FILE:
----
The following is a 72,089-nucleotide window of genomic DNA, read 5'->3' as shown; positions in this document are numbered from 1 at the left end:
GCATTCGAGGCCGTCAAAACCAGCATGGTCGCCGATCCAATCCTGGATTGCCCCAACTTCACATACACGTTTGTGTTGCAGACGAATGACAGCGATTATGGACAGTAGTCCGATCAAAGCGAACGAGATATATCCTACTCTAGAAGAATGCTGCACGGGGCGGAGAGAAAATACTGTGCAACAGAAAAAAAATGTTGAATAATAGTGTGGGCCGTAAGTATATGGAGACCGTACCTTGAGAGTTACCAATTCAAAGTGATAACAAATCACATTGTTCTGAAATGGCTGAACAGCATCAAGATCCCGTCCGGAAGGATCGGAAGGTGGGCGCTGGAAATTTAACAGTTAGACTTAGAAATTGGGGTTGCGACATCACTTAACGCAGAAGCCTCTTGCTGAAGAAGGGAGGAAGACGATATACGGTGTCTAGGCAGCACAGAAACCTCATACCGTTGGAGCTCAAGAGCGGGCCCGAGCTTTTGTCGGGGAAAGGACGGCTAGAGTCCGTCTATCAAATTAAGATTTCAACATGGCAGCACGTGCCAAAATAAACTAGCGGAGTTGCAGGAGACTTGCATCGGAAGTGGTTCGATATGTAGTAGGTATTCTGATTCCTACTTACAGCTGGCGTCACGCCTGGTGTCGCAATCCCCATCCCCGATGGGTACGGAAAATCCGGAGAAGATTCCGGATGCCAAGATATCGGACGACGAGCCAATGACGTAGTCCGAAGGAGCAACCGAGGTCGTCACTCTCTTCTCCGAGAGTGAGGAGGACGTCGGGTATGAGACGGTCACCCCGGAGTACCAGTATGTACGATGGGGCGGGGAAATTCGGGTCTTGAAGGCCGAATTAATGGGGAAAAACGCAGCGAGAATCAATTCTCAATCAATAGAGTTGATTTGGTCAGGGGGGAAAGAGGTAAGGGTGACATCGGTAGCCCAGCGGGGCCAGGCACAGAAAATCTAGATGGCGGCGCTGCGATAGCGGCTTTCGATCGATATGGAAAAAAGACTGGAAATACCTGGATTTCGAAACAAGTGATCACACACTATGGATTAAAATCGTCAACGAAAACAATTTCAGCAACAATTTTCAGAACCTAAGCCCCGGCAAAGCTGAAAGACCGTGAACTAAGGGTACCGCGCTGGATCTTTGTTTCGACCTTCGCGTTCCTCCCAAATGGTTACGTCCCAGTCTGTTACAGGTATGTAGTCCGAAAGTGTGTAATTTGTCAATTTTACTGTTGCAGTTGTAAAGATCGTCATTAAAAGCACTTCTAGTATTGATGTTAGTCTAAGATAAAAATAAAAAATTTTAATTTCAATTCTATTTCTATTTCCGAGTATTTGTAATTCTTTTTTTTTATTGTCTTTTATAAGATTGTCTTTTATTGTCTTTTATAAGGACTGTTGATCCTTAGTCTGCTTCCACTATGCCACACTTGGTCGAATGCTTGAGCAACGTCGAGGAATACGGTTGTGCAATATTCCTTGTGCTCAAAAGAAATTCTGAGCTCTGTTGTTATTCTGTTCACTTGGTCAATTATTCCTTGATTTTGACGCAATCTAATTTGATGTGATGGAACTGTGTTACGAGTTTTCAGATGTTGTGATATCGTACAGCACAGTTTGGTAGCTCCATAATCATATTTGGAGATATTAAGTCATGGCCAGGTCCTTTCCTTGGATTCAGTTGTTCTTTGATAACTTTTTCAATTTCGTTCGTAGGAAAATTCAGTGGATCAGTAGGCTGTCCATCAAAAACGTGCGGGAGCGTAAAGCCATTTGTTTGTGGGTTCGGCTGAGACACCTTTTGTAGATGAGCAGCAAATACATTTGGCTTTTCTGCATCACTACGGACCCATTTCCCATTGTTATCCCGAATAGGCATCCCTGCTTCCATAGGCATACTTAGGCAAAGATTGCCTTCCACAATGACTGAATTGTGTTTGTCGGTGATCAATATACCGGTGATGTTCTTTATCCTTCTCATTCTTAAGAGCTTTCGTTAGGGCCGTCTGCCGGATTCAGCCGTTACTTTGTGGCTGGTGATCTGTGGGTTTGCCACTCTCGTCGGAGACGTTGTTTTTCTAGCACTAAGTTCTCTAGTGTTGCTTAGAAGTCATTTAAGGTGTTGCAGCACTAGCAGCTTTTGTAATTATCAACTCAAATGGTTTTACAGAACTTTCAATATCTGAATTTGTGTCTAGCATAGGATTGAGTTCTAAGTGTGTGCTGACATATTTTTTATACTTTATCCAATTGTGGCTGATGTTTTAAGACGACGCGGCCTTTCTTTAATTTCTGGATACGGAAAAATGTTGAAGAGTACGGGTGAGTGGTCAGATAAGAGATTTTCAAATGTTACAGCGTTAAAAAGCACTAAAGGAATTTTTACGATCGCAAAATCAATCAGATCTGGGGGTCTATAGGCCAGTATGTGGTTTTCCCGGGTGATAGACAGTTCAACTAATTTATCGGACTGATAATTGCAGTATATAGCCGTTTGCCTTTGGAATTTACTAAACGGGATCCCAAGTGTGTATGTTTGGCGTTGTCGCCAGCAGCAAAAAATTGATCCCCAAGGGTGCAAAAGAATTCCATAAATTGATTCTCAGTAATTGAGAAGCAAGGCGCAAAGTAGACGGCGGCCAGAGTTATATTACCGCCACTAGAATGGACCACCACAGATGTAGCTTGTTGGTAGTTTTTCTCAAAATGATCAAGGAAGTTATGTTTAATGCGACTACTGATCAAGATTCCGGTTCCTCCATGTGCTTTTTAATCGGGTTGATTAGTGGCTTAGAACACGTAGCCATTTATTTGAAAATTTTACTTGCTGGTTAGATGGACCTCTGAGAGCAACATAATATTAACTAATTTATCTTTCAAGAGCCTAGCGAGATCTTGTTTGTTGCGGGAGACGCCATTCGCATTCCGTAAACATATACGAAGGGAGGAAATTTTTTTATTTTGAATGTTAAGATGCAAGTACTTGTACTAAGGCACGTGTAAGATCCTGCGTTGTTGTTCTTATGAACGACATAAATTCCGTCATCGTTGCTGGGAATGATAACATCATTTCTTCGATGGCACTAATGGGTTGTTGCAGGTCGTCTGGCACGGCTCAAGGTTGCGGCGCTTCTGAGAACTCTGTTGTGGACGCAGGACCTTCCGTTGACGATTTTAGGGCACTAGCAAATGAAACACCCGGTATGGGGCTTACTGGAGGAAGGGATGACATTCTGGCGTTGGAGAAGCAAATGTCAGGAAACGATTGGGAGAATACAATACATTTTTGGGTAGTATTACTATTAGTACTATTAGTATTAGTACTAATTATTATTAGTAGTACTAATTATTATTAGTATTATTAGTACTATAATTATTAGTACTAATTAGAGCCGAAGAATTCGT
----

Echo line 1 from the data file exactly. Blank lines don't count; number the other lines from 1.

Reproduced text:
The following is a 72,089-nucleotide window of genomic DNA, read 5'->3' as shown; positions in this document are numbered from 1 at the left end: